But it seems the old joke about getting to Carnegie Hall is true! Practice, practice, practice. That's my personal road to whatever expertise I have, barring a craft book or two and lots and lots of reading of other people's fiction. No classes, no exercises except the work itself. I wouldn't call it efficient, but it's mine.

  5. ...And then the big conundrum is whether the 10,000 hours you spend mastering that craft will turn out to be worth it, financially. Let's say you get a $50,000 advance (which is very typical, these days) -- that means that each hour you spend on your craft is recompensed about $.05.

    Which is why you should write because you love to write - not because you think you're going to get rich doing it!

  6. Um, hate to break it to you Janelle: $50k is not typical. It's fairly large. But those of us who write, keep on doing it. (And as I wait for my ninth book to be published in the US, I can tell you that one very real advantage of smaller advances is quicker royalties).

    But, no, if you write because you think you'll get rich, you should stop.

  7. Oh, my, what I could do with a $50K advance. Except, as Clea suggested, I do prefer smaller ones so the royalties come in faster.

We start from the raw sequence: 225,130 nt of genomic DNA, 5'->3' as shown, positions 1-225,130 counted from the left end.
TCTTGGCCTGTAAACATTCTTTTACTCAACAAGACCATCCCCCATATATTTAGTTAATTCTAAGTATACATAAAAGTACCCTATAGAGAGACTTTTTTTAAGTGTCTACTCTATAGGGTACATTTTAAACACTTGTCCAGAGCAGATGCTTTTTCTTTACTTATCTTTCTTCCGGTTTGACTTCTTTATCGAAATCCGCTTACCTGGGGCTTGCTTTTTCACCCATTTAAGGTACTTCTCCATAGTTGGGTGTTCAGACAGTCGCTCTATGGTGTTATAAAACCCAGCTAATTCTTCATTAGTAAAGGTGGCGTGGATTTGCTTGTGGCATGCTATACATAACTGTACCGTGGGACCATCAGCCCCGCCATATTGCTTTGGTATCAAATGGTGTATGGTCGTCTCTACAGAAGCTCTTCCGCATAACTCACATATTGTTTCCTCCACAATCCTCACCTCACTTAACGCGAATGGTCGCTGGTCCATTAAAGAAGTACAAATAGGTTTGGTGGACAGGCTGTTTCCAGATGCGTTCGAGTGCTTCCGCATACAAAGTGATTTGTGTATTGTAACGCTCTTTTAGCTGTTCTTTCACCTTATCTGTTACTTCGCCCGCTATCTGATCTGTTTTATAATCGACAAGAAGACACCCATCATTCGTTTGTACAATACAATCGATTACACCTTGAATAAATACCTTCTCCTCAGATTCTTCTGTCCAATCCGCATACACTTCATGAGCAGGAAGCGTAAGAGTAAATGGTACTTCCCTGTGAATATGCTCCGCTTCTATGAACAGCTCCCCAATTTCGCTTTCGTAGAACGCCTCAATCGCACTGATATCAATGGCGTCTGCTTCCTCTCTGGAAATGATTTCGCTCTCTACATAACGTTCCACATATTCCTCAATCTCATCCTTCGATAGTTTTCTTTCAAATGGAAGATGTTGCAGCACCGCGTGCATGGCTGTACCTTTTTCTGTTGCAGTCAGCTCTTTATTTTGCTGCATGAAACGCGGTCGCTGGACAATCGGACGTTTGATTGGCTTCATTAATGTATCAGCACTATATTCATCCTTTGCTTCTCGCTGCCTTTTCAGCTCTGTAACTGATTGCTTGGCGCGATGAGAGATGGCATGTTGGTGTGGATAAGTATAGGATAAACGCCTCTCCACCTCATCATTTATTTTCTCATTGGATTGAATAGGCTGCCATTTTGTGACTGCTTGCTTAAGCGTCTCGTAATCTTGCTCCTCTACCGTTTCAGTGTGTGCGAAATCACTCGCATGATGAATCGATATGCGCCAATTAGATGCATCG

I think we all agree that we write for the love of it and not for the money. I just find that 10,000 hour rule fascinating--to think that's what it takes to gain the mastery we seek. I wasn't think of it in terms of what each hour is worth when, and if, payback ever comes. Just thinking that this kind of commitment and preparation is the sign of true passion. When we're passionate, we put those hours in because we want to, we have something inside us that compels it.

  8. I stand corrected. My apologies. And yes, there's a lot that can be discussed about the whole advance vs. royalties publishing structure - but that's a whole different topic!

    The point, really, is that it's impossible to do anything for 10,000 hours unless you really love it. The process has to be its own reward or there's no reason to do it, especially when it comes to this particular art.

  9. Point taken -and agreed with. And if you got a $50k advance, more power to you!

  10. "All We Ever Wanted Was Everything" Great title and, I love the Ice Cream Sunday on the cover!

    This reminded me of what I said to my husband many years ago. I said to him that, "I want it all." I've always wanted to be a great wife, an at-home mom and have a career that I love, and soon found out that it was a bit harder than I thought. Now I just try to follow the words that I think Carey Fischer said, "You can have it all, just not all at once."

    As for writing exercises, I find that I just write as often as I can. I liked the exercise that you wrote about and will translate a short story myself.

    I enjoyed reading your post and, look forward to diving into your book. I just picked up a copy at Kepler's this morning.